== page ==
Should be in: Xavier [23-7 (13-3), RPI: 32, SOS: 86] I've probably undersold Xavier in past editions of D65. Now that X is the co-champ of the A-10 after eight straight wins to close things out -- to go with nonconference wins over VCU, Villanova, Illinois and K-State -- the profile looks very solid for an at-large. The Musketeers need to avoid a quarterfinal A-10 flameout, but I like their chances a lot right now.

Tuesday, February 27, 2007

No inductee? No problem

Aside from Cooperstown, New York's need for tourism dollars and Major League Baseball's own private initiatives, who's to say there has to be an induction ceremony at the National Baseball Hall of Fame & Museum every summer?

Perhaps the Veterans Committee is sending the proper message but being overly stingy with its voting, failing to elect a single player in three consecutive votes.

Hall of Fame chairman Jane Forbes Clark feels the committee's apparent lack of "cooperation" merits an investigation, of sorts.

"We are disappointed that no one has been elected in the three voting cycles," Forbes Clark said. "We will be evaluating this process and its trends at our next meeting ... and discussing whether there should be any changes."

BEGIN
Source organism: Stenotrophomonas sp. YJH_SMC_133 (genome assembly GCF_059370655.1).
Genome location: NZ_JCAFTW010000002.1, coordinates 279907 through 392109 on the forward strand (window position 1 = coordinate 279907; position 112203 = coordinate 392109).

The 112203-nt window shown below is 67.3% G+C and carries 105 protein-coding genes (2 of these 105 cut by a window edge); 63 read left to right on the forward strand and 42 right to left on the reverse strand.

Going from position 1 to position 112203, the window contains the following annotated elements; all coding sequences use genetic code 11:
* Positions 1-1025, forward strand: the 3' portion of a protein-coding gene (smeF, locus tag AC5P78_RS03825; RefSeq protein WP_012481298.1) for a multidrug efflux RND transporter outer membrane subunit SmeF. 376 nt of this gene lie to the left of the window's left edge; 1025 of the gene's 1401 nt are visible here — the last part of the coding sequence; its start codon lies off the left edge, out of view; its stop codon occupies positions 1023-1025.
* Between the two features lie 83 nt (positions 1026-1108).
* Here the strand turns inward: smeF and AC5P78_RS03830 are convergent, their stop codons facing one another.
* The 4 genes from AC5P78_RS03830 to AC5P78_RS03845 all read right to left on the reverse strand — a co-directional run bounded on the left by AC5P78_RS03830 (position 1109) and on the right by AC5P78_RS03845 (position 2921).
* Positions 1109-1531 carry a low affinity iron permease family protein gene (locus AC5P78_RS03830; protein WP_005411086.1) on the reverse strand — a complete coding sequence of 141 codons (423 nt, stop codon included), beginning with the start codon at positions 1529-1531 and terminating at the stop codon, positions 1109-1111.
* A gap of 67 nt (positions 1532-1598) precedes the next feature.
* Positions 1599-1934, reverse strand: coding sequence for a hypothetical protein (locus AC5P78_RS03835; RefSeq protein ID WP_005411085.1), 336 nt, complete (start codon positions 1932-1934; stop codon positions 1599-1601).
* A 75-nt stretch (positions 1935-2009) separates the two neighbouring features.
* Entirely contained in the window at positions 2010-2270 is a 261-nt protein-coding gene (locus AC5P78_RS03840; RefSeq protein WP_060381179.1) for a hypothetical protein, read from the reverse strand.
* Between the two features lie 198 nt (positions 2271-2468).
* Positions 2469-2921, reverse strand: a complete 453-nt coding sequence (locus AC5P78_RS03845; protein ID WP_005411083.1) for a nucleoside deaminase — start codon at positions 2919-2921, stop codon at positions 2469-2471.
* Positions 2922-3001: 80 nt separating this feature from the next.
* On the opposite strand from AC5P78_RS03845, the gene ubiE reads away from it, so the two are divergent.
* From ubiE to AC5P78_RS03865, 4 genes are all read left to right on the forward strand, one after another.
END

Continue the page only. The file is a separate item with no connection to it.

What, like uncovering a new crop of more deserving candidates?

In my opinion, the National Baseball Hall of Fame was built for the likes of Ruth, Mays, Cobb and Aaron not Craig Biggio, who with his 3,000th hit this season will likely earn serious consideration.

The most unfortunate part of Forbes Clark's argument is ... she's right. The criteria for Hall of Fame candidacy has been diluted to the point where an argument can be made for virtually any player if you use the dreaded "if he's in, then he should be in" formula.

I, for one, would love to see former Cubs third baseman Ron Santo get his just due, based on the criteria the writers have set forth. Perhaps the veterans have other ideas.

Monday, February 26, 2007

Perez wins health battle, now back to baseball

How could I forget perhaps the best budding comeback story of spring camp - Miguel Perez.

Perez, an eloquent minor-league catcher and accomplished violinist, is trying to recover from a blood clot which required the removal of his right rib to relieve pressure on an artery. Shortly thereafter, Perez developed internal bleeding from an infection resulting from the surgery.